Racheek works with a roll under/over mechanic. Attempts relating to Deft or Charisma require a roll on or over the Body or Mind ability respectively. Those relating to Strength or Knowledge require a roll on or under. So our tank example from earlier needs to roll 1-5 to succeed at breaking down the door, but has to roll 5 or 6 to succeed at quietly picking the lock.
A non-exhaustive map of Abilities to Attempts is below, but go wild with your own definitions.
- Deft: Dodges, ranged attacks, sleights, stealth, etc.
- Knowledge: Recall, medical, investigation, perception, etc.
- Strength: Brute force, melee attacks, blocks, resilience, etc.
- Woo/Charisma: Charm, performance, intimidation, persuasion, etc.
Advantage and Disadvantage
If the Game Master decrees that a character has Advantage on an Attempt, such as the opponent she is about to shoot an arrow at is distracted, then the player may roll her die twice and take the best outcome. Similarly if the character has taken a lot of damage, he might not be able to dodge an attack as effectively, and must roll his die twice and take the worst outcome.
If the Attempt relates to something that the character’s background would give proficiency in, such as a player with the “Herbalist” background mixing up a herbal remedy, then the Game Master may award Advantage to that player.
This isn’t an original mechanic. I have seen it in several TTRPGs previously but the one that was most recent (and therefore clearest in my mind) is Burrows & Badgers. A player can use a Fate Roll on any Attempt, as long as they declare so before making the roll. The player can keep either result. If the roll that the player makes is taken with Advantage or Disadvantage, then the entire roll should be redone.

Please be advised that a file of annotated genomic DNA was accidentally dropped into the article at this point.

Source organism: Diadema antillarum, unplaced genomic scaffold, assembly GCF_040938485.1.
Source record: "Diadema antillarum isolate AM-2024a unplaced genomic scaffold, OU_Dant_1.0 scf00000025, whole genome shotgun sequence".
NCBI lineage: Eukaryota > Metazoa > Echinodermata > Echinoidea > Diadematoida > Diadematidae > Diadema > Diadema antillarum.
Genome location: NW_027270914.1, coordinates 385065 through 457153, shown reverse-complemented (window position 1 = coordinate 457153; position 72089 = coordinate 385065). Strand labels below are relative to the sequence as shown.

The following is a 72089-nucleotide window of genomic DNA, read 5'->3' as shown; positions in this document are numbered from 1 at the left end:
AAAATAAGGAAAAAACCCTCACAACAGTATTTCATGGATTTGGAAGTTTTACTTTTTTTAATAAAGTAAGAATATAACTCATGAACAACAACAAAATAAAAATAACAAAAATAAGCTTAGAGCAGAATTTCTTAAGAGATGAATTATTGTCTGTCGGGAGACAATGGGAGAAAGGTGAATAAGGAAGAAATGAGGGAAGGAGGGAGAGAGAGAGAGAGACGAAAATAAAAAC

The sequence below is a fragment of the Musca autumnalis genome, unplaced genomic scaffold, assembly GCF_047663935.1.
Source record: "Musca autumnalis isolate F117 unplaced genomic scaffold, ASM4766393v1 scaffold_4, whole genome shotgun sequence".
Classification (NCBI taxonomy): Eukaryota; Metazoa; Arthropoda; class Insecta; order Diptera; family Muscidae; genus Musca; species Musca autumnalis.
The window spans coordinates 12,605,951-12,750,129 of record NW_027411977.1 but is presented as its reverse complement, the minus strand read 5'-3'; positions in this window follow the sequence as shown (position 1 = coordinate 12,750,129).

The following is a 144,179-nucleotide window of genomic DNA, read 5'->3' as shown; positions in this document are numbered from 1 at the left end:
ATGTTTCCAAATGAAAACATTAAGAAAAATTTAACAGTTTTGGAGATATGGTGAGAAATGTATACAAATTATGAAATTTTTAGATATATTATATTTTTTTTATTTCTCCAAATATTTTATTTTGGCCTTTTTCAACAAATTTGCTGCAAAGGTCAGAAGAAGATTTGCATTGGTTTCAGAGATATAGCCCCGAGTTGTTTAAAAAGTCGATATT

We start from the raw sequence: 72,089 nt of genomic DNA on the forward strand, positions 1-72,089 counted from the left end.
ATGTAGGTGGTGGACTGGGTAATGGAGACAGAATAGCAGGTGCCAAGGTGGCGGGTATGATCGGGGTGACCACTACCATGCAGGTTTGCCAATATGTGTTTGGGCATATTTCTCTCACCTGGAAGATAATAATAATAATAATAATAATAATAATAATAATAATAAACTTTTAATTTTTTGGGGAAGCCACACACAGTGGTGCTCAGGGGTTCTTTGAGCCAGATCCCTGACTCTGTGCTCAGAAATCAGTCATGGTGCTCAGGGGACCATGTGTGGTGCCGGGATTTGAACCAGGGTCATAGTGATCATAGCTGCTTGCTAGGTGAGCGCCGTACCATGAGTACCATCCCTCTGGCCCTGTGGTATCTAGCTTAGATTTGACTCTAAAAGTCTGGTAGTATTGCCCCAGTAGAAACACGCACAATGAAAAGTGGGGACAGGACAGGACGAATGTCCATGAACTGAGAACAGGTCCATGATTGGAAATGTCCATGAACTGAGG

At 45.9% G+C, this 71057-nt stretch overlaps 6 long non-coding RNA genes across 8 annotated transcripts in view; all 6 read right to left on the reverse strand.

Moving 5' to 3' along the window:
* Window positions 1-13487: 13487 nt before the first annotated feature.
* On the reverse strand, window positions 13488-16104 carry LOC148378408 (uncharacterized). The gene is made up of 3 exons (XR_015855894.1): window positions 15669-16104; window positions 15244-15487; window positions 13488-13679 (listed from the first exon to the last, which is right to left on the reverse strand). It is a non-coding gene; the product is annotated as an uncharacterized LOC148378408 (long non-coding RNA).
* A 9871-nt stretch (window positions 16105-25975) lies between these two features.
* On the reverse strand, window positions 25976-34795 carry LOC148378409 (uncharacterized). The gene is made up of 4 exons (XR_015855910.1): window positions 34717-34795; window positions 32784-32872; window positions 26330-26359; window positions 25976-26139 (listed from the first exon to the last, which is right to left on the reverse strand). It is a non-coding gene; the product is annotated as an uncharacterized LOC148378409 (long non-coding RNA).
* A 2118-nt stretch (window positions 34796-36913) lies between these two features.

The number of Fate Rolls a player has can be tracked with anything to hand, whether that is counters or just markings on paper. They are gained by spending XP and a moment of reflection or meditation. This mechanic is solely to stop players from collecting new Fate Rolls in the middle of battle, unless they are willing to be at a disadvantage because of said meditation.
There are three classes of weapons. Basic, Decent, and Skilled.
The actual weapon that a player has is entirely up to you as the Game Master and them to decide. Likewise, you as the Game Master are entrusted with logic around which weapons can be used for melee, ranged, and combination attacks. If you want to allow a Great Axe to be used as a ranged weapon then go for it, but might I suggest you use Strength instead of Deft and throw a bit of Disadvantage in there?
As already covered, actions in combat are simply just Attempts. When making attacks against a Foe, a player must roll melee (Strength) or ranged (Deft) in order to hit. When being attacked, they must roll dodge (Deft) or block (Strength) in order to avoid a hit. If a hit is made, then the appropriate damage is dealt. Once a character or Foe reaches 0HP then they’re dead.
I was and am still considering giving players the ability to move their score one point in either direction, as part of character development, but still not sold on the idea completely. Open to comments! ↩